How long will we eat with the hands of others? Who received a power of attorney to think for us? I know Calvinists who have never read a line from the Institutes or the Synod of Dort. They quote Augustine without ever having read “Confessions” or “The City of God.” They detonate Darwin without having even read the preface to “The origin of species”. They critically criticize Simone De Beauvior without ever having read “The second sex” (even because the thickness of the volume is frightening! Lol). They fall flat on poor Paulo Freire (celebrated all over the world!), But they never read “Pedagogia do oprimido”. They disdain Foucault without having read “Watch and Punish” or “The Archeology of Knowledge”.
I am not saying that we all have an obligation to read all of this. But if we are honest, at least, we will try to find out some ideas before going around fighting them with ready phrases that we hear from third parties.
Some of those who criticized the phrases falsely attributed to Marx enjoyed and even shared phrases of his own, however, falsely attributed to some of the great Christian icons. Below, some of them:

“From each one, according to their abilities, to each one, according to their needs.” (attributed to John Stott). 

“If the appearance and essence of things coincided, science would be unnecessary.” (attributed to Augustine). 

“If a person loves without inspiring love, that is, if he is not able, in manifesting himself as a loving person, to become loved, then his love is helpless and a disgrace.” (I attributed it to Spurgeon). 

“The eyes that only see the lie when they realize the truth, are blind.” (I attributed it to Luther). 

“Whoever uses the name of justice to defend their mistakes is capable of much more to distort a right.” (I attributed it to Calvin … lol).

I hope that none of my friends who liked any of the quotes feel bored with me. It was, let’s say, an experiment … And it demonstrated that, in fact, there is still a lot of prejudice among us, including, of an intellectual nature.
Turn and move, I am called a Marxist, especially when I go out in defense of minorities, or when I denounce injustices, and more recently when I stand against impeachment. What consoles me is to know that I, Kivitz, Ariovaldo, and so many others, are not the only ones dealing with the narrow mindedness that insists on prevailing in some Christian sectors. Dom Helder Câmara said that when he fed the poor, they called him a saint, but when questioning the reason for poverty, they called him a communist. Do what? Bones of the craft … lol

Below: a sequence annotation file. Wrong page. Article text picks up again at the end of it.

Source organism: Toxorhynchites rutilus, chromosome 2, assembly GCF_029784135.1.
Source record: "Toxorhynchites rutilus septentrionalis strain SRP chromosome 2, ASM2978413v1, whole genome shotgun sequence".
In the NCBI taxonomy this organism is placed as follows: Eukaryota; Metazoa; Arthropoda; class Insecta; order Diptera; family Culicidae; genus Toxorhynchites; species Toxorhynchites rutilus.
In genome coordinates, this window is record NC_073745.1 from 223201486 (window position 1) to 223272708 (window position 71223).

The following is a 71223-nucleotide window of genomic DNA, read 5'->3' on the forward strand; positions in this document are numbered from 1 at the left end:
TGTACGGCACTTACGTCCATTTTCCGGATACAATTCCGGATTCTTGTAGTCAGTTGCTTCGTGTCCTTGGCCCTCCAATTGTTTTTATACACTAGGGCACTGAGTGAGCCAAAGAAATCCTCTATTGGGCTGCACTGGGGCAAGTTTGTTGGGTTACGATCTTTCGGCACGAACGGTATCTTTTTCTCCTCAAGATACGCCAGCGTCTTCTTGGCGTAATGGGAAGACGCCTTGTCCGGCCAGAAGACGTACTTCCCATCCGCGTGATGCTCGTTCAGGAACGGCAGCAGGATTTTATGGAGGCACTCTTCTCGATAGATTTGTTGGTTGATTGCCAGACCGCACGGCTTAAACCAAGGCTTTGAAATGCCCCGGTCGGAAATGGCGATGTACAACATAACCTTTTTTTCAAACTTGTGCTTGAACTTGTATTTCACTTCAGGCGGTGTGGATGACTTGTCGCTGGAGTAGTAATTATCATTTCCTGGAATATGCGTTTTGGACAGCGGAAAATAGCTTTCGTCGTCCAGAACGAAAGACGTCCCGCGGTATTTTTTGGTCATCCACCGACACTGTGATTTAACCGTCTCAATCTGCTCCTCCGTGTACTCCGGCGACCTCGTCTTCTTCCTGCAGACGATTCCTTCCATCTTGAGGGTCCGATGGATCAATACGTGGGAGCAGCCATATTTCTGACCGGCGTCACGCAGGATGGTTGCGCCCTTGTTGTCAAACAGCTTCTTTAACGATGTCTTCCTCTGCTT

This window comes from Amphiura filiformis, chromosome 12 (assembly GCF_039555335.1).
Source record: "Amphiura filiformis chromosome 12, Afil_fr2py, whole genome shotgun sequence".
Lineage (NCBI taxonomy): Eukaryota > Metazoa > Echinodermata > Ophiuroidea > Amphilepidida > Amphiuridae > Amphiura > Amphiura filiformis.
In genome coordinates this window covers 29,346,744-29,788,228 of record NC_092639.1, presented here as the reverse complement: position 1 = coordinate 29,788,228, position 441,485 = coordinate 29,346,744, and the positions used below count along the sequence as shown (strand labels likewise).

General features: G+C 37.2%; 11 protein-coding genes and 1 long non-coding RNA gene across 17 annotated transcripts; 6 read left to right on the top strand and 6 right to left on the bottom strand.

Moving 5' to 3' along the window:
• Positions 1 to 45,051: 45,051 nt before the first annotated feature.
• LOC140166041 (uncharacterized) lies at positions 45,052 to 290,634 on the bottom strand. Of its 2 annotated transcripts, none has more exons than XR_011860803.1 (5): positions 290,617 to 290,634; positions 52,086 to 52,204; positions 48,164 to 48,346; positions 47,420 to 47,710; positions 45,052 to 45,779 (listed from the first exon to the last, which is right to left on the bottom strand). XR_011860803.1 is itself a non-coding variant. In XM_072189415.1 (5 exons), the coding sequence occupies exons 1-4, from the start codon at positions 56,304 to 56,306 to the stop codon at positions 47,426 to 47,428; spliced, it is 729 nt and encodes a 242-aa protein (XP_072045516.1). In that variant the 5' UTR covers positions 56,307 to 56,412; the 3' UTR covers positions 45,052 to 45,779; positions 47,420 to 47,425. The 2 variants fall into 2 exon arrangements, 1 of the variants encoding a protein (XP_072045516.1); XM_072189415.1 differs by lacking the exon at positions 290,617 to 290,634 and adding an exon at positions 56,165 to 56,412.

It is easier to label than to debate ideas. Labeling, the discussion ends. I can assure you, even if you are not a Marxist, that anyone who reads Marx without prejudice may feel embarrassed to find in his writings more of Christianity than in many Christian writers. The same is true of Nietzsche, Sartre, Voltaire, Espinoza, Freud, Jung and so many others. Also try to read Rubem Alves, Leonardo Boff, Frei Betto, and Teresa d’Ávila with the same disposition with which you read Augustine (if you read the Bishop of Hipona). Enjoy and read Rabbi Nilton Bonder (he surprised me! Mainly with “The immoral soul”). Go to me … put aside the canned theology “made in the USA” and vary your reading menu a little. I guarantee it will do your soul good. 
By the way, do you know whose phrase is posted in the header of my post? Himself. Of Marx’s wretch! Does anyone dare disagree with the bearded old man? In fact, Karl Marx is part of the beloved group of the five Jews who changed the world, alongside Jesus, Moses, Einstein, and Freud. Sleep with a noise like that … lol

And he answers the question in the post: perhaps we demonize Marx so much because his theories end up revealing that we are not as Christian as we should be. As one Martin Luther King said, “Communism only exists because we are not sufficiently Christian.” We could sleep without this, right?